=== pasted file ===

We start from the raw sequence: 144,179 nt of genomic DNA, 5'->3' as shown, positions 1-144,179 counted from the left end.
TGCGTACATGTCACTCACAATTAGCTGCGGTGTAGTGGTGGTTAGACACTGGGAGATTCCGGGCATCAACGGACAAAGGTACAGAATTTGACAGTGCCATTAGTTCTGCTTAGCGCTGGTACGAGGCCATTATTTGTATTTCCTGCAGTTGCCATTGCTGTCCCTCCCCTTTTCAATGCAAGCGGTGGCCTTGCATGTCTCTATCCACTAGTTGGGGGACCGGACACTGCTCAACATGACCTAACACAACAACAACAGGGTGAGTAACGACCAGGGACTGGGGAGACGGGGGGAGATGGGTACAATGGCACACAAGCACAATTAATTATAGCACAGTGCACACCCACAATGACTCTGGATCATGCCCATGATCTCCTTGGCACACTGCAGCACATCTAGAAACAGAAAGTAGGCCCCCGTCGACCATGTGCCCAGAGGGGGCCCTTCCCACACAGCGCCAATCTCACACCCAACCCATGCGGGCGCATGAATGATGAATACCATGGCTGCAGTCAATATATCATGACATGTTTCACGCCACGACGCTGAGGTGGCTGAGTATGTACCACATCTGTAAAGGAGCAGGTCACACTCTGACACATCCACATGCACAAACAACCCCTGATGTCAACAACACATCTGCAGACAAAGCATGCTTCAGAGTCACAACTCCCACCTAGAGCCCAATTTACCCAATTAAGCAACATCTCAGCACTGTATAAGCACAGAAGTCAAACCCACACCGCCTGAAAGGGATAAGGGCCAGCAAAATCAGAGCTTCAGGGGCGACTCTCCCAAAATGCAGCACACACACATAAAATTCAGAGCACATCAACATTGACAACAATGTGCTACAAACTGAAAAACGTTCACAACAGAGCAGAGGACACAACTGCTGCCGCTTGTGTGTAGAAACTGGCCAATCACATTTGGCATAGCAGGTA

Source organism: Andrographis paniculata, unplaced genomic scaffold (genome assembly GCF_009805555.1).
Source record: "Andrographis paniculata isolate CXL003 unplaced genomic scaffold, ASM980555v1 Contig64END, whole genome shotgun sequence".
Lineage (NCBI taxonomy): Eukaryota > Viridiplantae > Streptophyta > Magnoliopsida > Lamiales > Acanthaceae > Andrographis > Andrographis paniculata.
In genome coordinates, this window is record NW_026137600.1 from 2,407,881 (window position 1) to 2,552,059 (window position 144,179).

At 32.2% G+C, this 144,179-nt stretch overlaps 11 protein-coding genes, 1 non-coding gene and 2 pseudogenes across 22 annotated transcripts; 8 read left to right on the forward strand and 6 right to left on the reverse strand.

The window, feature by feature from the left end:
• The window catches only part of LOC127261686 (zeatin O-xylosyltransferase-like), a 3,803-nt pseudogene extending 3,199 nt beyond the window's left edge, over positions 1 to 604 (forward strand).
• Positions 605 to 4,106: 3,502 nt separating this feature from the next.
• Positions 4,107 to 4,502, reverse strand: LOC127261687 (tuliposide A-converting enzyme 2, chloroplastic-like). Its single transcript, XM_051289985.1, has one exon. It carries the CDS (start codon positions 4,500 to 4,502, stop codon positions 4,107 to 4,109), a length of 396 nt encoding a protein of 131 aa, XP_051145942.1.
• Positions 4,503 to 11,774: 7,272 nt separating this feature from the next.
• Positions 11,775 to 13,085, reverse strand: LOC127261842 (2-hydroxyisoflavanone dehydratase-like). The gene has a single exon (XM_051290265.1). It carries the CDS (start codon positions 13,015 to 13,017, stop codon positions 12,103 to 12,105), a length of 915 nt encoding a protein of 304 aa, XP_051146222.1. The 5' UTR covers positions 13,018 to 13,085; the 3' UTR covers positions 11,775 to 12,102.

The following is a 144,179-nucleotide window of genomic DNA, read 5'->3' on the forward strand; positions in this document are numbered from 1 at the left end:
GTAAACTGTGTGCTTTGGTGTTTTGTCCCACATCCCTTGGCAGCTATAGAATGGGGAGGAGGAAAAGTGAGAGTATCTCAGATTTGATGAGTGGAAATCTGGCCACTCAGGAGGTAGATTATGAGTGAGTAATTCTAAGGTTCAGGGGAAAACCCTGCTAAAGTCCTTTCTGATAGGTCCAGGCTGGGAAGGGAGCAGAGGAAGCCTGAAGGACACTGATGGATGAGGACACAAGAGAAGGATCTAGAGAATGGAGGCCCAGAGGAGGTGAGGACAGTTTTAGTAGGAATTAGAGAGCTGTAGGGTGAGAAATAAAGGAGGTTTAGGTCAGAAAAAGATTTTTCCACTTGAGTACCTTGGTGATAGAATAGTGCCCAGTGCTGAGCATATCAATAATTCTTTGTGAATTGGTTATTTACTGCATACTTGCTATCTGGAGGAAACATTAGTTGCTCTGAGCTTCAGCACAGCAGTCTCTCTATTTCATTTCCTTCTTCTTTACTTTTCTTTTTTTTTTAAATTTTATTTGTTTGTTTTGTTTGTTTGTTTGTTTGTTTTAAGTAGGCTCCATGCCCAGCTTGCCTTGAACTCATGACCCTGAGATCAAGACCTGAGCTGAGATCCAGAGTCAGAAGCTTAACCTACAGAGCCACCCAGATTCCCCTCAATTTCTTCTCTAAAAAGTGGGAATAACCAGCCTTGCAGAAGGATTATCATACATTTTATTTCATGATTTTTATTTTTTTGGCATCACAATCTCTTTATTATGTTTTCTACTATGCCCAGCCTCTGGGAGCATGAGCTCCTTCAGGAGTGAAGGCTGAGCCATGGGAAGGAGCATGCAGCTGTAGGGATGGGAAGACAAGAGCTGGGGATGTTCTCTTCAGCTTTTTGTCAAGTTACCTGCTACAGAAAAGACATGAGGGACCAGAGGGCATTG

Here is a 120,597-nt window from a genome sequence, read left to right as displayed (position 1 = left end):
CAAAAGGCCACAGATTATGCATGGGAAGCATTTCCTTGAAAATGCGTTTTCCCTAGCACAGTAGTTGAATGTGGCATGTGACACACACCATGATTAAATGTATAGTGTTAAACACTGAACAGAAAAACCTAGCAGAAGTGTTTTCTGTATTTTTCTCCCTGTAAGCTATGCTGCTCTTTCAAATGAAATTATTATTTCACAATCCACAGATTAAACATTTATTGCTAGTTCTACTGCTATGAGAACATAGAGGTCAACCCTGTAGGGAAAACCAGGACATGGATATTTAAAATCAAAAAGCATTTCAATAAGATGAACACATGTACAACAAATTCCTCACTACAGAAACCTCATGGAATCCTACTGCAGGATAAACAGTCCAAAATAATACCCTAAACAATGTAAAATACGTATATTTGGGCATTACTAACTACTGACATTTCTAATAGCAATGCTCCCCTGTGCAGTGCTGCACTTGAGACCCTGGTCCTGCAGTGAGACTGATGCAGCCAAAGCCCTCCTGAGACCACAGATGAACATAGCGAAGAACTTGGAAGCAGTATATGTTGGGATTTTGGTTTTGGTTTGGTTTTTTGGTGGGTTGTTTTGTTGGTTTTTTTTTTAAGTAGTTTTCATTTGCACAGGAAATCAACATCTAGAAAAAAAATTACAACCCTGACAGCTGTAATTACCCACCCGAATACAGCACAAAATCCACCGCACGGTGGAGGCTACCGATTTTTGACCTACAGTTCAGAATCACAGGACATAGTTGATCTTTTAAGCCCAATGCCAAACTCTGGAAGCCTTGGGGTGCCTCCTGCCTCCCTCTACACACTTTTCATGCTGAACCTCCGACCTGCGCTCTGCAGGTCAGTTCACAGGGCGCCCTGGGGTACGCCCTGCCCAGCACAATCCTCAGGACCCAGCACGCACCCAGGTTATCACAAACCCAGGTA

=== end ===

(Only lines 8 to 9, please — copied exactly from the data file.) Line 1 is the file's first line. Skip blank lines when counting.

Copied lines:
The window, feature by feature from the left end:
• The window catches only part of LOC127261686 (zeatin O-xylosyltransferase-like), a 3,803-nt pseudogene extending 3,199 nt beyond the window's left edge, over positions 1 to 604 (forward strand).